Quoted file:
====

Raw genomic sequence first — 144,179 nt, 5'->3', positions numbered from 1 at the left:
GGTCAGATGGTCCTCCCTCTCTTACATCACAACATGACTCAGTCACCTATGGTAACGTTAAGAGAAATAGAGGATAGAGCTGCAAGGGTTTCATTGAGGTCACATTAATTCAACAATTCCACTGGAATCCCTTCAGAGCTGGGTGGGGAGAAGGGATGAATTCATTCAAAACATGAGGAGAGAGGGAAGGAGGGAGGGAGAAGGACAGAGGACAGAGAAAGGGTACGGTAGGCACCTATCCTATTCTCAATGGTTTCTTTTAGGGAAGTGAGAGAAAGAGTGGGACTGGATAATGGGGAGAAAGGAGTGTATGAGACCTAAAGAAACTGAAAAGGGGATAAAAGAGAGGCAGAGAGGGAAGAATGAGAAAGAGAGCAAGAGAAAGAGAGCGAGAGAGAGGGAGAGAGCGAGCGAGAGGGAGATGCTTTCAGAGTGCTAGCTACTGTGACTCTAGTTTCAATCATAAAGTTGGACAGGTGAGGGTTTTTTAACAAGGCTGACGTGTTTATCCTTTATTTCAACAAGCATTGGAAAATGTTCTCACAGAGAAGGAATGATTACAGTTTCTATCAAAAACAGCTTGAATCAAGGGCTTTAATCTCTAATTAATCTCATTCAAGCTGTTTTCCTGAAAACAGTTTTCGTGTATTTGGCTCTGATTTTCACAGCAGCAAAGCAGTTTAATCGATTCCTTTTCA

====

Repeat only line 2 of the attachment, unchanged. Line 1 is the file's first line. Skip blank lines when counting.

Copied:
GGTCAGATGGTCCTCCCTCTCTTACATCACAACATGACTCAGTCACCTATGGTAACGTTAAGAGAAATAGAGGATAGAGCTGCAAGGGTTTCATTGAGGTCACATTAATTCAACAATTCCACTGGAATCCCTTCAGAGCTGGGTGGGGAGAAGGGATGAATTCATTCAAAACATGAGGAGAGAGGGAAGGAGGGAGGGAGAAGGACAGAGGACAGAGAAAGGGTACGGTAGGCACCTATCCTATTCTCAATGGTTTCTTTTAGGGAAGTGAGAGAAAGAGTGGGACTGGATAATGGGGAGAAAGGAGTGTATGAGACCTAAAGAAACTGAAAAGGGGATAAAAGAGAGGCAGAGAGGGAAGAATGAGAAAGAGAGCAAGAGAAAGAGAGCGAGAGAGAGGGAGAGAGCGAGCGAGAGGGAGATGCTTTCAGAGTGCTAGCTACTGTGACTCTAGTTTCAATCATAAAGTTGGACAGGTGAGGGTTTTTTAACAAGGCTGACGTGTTTATCCTTTATTTCAACAAGCATTGGAAAATGTTCTCACAGAGAAGGAATGATTACAGTTTCTATCAAAAACAGCTTGAATCAAGGGCTTTAATCTCTAATTAATCTCATTCAAGCTGTTTTCCTGAAAACAGTTTTCGTGTATTTGGCTCTGATTTTCACAGCAGCAAAGCAGTTTAATCGATTCCTTTTCA